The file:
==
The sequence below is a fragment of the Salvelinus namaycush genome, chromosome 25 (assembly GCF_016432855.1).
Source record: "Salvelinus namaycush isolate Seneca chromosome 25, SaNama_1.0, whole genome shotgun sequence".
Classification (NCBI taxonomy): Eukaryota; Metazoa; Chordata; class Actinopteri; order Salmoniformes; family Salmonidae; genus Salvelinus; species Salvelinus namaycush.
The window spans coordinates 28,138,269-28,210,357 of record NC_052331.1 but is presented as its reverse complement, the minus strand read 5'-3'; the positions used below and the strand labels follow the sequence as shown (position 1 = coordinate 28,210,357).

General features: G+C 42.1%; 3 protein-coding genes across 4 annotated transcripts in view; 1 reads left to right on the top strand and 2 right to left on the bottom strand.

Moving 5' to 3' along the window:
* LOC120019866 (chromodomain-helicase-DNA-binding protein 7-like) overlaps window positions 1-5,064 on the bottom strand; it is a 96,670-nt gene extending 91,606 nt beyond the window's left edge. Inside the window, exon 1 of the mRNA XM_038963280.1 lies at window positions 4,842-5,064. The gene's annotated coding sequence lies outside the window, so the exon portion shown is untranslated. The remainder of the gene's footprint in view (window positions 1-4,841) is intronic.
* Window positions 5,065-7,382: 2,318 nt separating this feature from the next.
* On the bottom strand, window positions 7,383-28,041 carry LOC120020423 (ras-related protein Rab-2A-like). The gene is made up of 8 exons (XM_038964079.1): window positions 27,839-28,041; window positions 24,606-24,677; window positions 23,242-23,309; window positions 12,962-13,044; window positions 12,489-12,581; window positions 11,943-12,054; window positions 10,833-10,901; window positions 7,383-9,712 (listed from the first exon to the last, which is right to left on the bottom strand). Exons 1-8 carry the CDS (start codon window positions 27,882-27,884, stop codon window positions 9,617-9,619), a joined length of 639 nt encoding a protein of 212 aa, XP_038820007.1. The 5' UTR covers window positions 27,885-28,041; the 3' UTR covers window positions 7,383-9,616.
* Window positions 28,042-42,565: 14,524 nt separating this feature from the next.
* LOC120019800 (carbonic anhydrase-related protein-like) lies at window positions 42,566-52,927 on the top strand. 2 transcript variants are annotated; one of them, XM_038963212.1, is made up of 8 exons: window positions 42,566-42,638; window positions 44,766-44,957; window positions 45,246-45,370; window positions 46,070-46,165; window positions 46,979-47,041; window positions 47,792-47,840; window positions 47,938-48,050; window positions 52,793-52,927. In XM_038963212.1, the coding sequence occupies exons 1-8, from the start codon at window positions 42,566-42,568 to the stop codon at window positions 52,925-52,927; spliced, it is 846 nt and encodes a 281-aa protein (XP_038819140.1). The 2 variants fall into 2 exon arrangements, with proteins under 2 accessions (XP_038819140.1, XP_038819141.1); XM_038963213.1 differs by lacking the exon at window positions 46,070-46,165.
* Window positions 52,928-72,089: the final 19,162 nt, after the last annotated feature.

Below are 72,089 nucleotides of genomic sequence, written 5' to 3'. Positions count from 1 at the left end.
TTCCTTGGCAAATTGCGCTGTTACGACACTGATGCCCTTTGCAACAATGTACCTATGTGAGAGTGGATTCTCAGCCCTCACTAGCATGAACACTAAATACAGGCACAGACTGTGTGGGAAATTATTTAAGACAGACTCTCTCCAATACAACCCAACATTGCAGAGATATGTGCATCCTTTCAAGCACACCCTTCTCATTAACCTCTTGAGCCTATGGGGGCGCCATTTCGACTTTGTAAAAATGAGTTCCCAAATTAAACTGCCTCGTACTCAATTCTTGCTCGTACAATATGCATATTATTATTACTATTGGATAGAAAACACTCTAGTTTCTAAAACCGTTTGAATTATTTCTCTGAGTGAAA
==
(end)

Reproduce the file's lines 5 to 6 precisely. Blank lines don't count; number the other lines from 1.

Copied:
General features: G+C 42.1%; 3 protein-coding genes across 4 annotated transcripts in view; 1 reads left to right on the top strand and 2 right to left on the bottom strand.

Moving 5' to 3' along the window: